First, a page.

The so-called pivot to video has been much maligned as a naïve rush by digital and print publishers for an elusive pot of gold. Media companies including Vox Media, Refinery29 and BuzzFeed itself have laid off staffers as they face these and other media headwinds.

There are few models of success for a digital publisher building a legitimate video business, to say nothing of TV, where the real ad dollars are. Vice Media may be the furthest of any digital media company in getting into TV, but it missed its revenue target last year on shortcomings in that business.

One challenge for any new video publisher is just getting people to find and repeatedly view your show, which is critical to attracting new platform dollars and ad budgets, given all the places there are to get news and entertainment.

The execs at BuzzFeed News insist its embrace of video is different because it’s amplifying, not replacing, its existing journalism. “The ‘pivot to video’ is taking viral shit that has nothing to do with what we do,” Hilton said. While it has permission from the parent company to experiment, the news outlet is getting a production fee or revenue share from all the platforms it’s making shows for, which limits the risk.

BuzzFeed News also believes it’s insulating itself by taking a lean approach with video, as it does with editorial in general. BuzzFeed News’ 50-person video team is modest compared to The New York Times with around 60 and The Washington Post at 70, and around 90 percent of those 50 are contract workers, which makes it theoretically easier to expand and contract the staff. The New York Times has 20 people on “The Daily,” its hit daily news podcast, while BuzzFeed has all of three people on its entire podcast team.

Hilton is also careful to make sure the newsroom’s journalism is front and center in video. Editors are encouraged to pitch stories to be covered on “AM to DM” and there are regular appearances of reporters like Parti on the show. With the exception of Cornish, all the talent on BuzzFeed News video is internal. Hilton has handed off some of her newsroom responsibilities to make room for video but kept a hand in running some of the operations, like the entertainment and business/tech/science desks.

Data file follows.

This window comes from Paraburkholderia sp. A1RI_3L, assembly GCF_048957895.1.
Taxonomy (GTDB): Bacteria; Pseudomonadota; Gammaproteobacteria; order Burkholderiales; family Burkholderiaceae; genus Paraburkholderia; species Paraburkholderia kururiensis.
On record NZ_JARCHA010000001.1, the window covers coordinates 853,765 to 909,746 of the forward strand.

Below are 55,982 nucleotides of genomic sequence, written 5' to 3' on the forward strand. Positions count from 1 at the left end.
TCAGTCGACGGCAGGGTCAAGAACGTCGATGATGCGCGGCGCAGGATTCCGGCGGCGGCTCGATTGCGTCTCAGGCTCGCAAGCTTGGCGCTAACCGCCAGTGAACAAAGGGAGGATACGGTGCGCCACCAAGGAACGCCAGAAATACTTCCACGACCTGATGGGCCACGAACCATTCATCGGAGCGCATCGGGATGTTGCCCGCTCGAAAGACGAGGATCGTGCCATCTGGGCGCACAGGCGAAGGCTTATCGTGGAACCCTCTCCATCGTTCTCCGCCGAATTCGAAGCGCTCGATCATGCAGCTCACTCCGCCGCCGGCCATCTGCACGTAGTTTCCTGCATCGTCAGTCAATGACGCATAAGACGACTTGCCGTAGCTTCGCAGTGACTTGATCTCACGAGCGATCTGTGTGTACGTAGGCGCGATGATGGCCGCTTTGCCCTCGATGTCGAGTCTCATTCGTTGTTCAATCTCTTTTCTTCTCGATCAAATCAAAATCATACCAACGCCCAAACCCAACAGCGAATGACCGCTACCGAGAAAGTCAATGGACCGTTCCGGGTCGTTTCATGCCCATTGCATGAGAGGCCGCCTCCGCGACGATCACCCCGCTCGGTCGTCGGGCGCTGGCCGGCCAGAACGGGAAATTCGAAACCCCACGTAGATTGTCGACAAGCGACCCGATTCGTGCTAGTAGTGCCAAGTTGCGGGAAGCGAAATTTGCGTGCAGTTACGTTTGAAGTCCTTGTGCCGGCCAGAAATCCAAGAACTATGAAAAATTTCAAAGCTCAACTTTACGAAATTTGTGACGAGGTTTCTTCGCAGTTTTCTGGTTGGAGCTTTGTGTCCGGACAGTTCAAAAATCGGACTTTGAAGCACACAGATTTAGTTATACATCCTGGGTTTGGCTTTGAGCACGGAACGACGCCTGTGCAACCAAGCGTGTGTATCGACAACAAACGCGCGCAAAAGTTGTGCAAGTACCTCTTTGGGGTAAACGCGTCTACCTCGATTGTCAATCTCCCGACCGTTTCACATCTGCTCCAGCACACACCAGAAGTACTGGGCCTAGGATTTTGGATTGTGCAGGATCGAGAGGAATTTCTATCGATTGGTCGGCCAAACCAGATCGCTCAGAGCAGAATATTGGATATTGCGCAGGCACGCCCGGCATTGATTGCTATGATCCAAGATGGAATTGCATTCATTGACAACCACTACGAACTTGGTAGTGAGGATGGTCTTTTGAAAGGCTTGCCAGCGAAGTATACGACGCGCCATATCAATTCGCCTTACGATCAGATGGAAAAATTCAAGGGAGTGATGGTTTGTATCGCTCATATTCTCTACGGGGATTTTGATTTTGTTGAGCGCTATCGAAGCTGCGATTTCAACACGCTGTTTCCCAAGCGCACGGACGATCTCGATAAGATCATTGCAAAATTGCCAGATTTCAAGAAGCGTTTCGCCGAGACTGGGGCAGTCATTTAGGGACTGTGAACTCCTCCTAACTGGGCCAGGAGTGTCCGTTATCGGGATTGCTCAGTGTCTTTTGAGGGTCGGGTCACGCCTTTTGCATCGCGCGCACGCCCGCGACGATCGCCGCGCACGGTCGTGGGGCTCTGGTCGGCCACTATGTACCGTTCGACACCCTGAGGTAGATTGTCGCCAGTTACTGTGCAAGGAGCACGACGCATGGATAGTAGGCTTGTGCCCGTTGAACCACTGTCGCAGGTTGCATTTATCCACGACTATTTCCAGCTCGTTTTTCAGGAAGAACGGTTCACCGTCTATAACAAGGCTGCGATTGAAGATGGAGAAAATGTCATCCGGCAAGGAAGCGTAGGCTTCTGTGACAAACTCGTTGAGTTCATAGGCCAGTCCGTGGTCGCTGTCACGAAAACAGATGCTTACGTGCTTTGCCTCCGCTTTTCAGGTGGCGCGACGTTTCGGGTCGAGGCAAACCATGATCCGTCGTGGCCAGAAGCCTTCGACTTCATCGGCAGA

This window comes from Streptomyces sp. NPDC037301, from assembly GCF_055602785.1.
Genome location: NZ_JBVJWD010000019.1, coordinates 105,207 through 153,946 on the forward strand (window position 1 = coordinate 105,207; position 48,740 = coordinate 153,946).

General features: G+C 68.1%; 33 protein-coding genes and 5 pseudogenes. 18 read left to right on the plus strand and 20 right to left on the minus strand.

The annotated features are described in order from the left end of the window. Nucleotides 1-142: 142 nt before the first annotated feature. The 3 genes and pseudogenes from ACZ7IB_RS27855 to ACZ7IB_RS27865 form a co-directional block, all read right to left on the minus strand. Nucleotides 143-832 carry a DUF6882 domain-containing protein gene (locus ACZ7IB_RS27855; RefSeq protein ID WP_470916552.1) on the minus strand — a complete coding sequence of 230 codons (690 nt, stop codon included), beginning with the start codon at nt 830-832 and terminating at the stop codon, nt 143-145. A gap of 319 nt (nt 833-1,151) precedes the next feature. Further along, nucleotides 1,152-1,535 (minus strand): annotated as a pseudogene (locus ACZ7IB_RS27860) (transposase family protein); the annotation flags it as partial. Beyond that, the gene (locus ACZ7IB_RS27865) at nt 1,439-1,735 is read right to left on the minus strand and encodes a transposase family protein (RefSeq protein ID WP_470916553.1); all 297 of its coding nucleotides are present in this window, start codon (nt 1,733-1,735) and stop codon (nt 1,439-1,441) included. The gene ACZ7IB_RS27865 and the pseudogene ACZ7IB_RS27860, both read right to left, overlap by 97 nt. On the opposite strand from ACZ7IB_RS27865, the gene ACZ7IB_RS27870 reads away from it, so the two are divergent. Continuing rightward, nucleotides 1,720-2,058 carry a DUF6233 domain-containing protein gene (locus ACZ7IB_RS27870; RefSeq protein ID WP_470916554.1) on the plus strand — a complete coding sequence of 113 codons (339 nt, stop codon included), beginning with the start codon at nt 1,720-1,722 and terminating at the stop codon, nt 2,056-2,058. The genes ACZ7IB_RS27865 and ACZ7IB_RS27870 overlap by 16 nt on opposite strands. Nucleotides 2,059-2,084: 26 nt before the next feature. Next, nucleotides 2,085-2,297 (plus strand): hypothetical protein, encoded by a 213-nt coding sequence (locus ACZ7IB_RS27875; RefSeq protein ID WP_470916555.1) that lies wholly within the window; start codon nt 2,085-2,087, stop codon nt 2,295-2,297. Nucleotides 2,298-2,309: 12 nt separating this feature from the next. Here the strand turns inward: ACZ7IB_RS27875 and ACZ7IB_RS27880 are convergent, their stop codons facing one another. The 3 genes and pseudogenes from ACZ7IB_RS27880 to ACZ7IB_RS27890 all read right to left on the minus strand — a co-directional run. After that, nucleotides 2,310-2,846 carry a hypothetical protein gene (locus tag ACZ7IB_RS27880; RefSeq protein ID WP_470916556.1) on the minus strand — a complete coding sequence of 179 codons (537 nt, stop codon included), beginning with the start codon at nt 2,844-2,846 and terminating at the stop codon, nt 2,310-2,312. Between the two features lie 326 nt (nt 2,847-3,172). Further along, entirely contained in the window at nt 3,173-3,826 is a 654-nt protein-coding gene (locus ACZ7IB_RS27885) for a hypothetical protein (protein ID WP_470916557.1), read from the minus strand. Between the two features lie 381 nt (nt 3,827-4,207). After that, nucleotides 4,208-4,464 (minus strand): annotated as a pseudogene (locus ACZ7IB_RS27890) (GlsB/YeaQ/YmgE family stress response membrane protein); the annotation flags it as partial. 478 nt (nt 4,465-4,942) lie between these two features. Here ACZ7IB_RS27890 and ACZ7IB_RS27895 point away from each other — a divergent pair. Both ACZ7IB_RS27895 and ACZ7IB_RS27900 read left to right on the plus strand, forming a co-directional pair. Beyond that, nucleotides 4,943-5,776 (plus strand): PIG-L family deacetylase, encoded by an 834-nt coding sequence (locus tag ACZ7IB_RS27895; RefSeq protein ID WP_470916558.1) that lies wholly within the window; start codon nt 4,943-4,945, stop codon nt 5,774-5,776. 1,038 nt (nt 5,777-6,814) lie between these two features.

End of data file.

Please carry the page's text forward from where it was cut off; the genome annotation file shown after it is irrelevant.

“They still think of the listicles”
BuzzFeed News also has a perception issue. It has a global footprint and was a finalist for a Pulitzer Prize this year for its reporting on Russia, but some still associate it with the viral fluff that helped win BuzzFeed fame and ridicule alike. Fair or not, that hurts BuzzFeed News with the advertisers who pay the bills.

“As they build their reputation, it might diminish, but that’s going to continue to be a challenge,” said Chris Wexler, svp and executive director of media and analytics at Cramer‑Krasselt. There’s an education piece, if we recommend it, that we have to do. They also have a reputation for being a little more cutting-edge, publishing the Steele Dossier, that attracts some and repels some. If you talk to the average CMO, they still think of the listicle.”

In July, BuzzFeed News created a standalone site to distance itself from the parent brand. Yet it highlights the tension between BuzzFeed News and the parent brand that it also owes its success to. “It’s a really long game, to get to the point where people truly understand who we are, and it’s important not to distance ourselves from the big red brand,” as the parent BuzzFeed is known, Hilton said.

BuzzFeed News is off to a good start getting shows on high-profile outlets like Netflix and Hulu, but video is still a relatively small contributor to revenue. “AM to DM” was reaching 1 million viewers per day in its first week back in October, but that figure has settled to around half that. The other projects that are in the works are on the small end — mini docs, a news-style game show on Facebook Watch, a Twitter aftershow about “Insecure.” Facebook is paying for news shows, but, the company has said, it expects one-third of its revenue to come from non-advertising sources, which includes TV and film production as well as merchandising, licensing and commerce.

BuzzFeed News hasn’t put up a paywall as many of its online news brethren have, which makes it dependent on advertising and, now, these video ventures. As Hilton considers the goal of video for BuzzFeed News, she gestures to the newsroom outside her office. “It’s scale, so all the people in the room, they can continue to do their work.”